-- COLUMBUS, Ohio -- Ohio State's football stadium went silent Saturday as an announcer called out the name of a missing football player while a police poster seeking information on his disappearance appeared on the scoreboard.
The No. 6 Buckeyes went on to defeat archrival Michigan 42-28. After the game, an emotional coach Urban Meyer addressed the missing player.
"Our prayers and thoughts are with him and his family and to have him return home safe," Meyer said.
Ohio State's players were shaken by the 22-year-old Karageorge's absence.
"He's got a great personality, one of the favorite people I've ever met -- just an interesting guy and a big heart," starting defensive tackle Michael Bennett said. "We're hoping he comes back soon."
Added left tackle Taylor Decker: "I mean, I was friends with Kosta before he even joined the team. He's a great guy, and just for something like that to happen, it's obviously a shame. We really hope that he's OK and he ends up being fine and he's safe, and we're praying for him. We've prayed for him multiple times, and we're trying to do anything we can to get any information regarding that because he's a great guy. Coming from the wrestling team and coming to help us, you just really hope a guy like that is safe. Stuff like that is a lot bigger than football."
The stadium announcer said the entire university community was concerned about Karageorge and hoping for his safe return. Polite applause from among the 105,000 fans broke the silence at the end of the recognition.
His mother, Susan Karageorge, told authorities he has had several concussions and a few spells of being extremely confused, according to a police report. She said at about 1:30 a.m. Wednesday he texted a message that cited the concussions and said, "I am sorry if I am an embarrassment."
The player from Columbus was last seen at his apartment at around 2 a.m. Wednesday. Team spokesman Jerry Emig said Karageorge missed practice Wednesday and Thursday, which his family says was uncharacteristic.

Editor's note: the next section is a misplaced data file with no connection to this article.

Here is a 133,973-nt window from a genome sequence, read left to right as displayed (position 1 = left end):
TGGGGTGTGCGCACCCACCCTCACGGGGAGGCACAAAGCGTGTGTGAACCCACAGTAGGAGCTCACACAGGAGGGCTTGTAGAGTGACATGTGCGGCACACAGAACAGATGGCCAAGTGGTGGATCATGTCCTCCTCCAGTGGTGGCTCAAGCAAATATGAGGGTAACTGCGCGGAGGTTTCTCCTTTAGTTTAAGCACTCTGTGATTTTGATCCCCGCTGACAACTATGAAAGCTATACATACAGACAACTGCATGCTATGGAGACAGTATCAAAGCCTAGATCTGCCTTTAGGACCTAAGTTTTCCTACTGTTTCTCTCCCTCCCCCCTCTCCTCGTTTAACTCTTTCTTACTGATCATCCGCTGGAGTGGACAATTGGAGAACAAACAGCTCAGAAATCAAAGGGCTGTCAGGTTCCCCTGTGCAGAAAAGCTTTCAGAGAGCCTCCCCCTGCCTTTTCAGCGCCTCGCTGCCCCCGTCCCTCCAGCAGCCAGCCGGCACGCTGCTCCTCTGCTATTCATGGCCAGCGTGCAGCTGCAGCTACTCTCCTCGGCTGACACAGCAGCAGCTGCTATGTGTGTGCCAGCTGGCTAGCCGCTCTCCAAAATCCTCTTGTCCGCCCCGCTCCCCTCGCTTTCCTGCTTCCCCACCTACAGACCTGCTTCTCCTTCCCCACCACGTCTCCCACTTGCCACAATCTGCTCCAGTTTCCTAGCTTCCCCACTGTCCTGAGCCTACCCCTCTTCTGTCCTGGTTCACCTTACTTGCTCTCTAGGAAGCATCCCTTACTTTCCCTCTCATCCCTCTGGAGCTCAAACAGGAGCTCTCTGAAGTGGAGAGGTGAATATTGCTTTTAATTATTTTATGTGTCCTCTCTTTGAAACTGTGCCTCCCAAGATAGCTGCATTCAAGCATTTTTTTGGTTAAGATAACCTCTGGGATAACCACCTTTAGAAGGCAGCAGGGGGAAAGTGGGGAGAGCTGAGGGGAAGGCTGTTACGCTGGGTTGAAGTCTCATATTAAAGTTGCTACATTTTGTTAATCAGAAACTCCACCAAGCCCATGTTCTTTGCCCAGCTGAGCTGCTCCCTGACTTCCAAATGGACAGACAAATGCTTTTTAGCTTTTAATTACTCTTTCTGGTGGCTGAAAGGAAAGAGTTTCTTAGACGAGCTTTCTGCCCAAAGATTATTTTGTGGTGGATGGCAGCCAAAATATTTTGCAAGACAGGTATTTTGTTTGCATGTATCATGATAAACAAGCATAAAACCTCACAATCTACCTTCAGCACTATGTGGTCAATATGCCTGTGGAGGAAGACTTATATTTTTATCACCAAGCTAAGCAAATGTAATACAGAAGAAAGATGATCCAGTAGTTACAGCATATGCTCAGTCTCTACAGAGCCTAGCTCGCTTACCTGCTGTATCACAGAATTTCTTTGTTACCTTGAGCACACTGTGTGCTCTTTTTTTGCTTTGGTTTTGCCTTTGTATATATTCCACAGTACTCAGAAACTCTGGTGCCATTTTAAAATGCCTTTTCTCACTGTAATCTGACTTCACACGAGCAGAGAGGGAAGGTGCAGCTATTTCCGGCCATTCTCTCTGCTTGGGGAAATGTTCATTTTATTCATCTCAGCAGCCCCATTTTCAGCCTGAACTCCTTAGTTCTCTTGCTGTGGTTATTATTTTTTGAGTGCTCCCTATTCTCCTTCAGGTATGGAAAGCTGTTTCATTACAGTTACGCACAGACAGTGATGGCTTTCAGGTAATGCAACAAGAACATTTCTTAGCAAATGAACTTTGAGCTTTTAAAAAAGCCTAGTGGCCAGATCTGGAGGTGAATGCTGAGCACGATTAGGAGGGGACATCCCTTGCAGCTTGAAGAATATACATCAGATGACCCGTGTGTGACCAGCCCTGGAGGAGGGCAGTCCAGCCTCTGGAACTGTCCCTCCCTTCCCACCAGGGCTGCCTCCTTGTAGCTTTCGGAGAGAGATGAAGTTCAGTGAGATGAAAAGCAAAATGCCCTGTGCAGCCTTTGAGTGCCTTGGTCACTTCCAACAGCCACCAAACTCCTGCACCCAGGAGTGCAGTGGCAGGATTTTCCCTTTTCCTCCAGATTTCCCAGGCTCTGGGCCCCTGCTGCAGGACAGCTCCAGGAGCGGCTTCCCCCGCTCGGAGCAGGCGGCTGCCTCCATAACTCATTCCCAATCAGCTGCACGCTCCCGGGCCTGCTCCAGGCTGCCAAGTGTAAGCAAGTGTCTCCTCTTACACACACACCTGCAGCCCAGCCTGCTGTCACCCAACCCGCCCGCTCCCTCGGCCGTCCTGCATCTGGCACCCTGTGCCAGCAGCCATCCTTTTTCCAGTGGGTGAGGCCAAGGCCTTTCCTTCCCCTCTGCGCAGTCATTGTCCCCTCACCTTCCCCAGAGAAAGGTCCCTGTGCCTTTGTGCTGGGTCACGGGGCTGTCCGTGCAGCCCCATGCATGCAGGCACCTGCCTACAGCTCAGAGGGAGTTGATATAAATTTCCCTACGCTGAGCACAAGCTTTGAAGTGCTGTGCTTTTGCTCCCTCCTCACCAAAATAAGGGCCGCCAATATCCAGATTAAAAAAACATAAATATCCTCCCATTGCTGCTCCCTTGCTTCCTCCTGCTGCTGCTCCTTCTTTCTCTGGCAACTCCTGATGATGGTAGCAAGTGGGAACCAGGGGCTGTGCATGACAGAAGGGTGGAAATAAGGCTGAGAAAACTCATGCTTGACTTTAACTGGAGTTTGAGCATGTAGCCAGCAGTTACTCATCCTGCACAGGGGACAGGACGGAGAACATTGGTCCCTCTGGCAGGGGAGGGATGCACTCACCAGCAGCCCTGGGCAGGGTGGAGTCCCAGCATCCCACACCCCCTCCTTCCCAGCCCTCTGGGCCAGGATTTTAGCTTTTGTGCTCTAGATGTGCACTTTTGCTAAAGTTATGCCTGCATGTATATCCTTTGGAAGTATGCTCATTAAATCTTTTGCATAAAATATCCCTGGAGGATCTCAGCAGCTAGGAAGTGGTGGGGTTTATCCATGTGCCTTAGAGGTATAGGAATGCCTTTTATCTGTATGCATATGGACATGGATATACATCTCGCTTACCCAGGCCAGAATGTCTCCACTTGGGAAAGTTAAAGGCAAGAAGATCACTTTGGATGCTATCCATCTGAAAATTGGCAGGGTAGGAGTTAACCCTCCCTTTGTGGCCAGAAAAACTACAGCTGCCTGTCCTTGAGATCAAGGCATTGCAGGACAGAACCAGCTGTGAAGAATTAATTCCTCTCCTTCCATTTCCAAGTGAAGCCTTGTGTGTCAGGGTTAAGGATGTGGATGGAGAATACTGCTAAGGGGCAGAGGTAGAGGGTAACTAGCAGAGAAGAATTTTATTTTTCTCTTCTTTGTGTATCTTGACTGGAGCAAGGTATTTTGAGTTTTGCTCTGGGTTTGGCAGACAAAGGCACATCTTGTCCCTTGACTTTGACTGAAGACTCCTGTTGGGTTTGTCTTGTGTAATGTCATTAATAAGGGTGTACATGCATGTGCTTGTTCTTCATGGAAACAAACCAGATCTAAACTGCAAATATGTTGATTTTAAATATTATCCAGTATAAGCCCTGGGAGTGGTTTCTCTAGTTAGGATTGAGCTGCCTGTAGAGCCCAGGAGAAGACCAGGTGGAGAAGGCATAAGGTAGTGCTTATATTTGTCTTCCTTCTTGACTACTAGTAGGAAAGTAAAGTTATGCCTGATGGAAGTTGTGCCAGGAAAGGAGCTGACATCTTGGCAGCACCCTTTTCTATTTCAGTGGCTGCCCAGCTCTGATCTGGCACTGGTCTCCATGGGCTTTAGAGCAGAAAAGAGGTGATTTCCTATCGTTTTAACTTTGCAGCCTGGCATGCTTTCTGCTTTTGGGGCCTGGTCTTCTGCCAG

"It's one of those, all you can do is grab a knee and pray hard," said Meyer, in his third year coaching the Buckeyes (11-1, 8-0 Big Ten, No. 7 AP). "Not one person can make it through this kind of week. You need your strength. I know there were a lot of prayers on the team because there are a lot of guys who are friends of Kosta."
Karageorge's parents filed a missing-person's report Wednesday night, listing him as white, 6-foot-5, 285 pounds, bearded and bald.
The team's physician has said he cannot comment on the medical care of student athletes, but officials there are confident in their medical procedures and policies for returning athletes to participation in sports following injuries or illnesses.
The player's sister, Sophia Karageorge, told The Columbus Dispatch that he apparently was upset, and roommates said he went for a walk, dressed in black from his hat to his boots.
"We're very concerned that he's not himself and that he maybe doesn't know what's going on," she told the newspaper.
The former Buckeyes wrestler joined the football team as a walk-on this season.
"He was only with his us since August, so I didn't know him that well," Meyer said. "But I talked to his mom a few times. [The message for him] was just, 'Come home safe, man.'"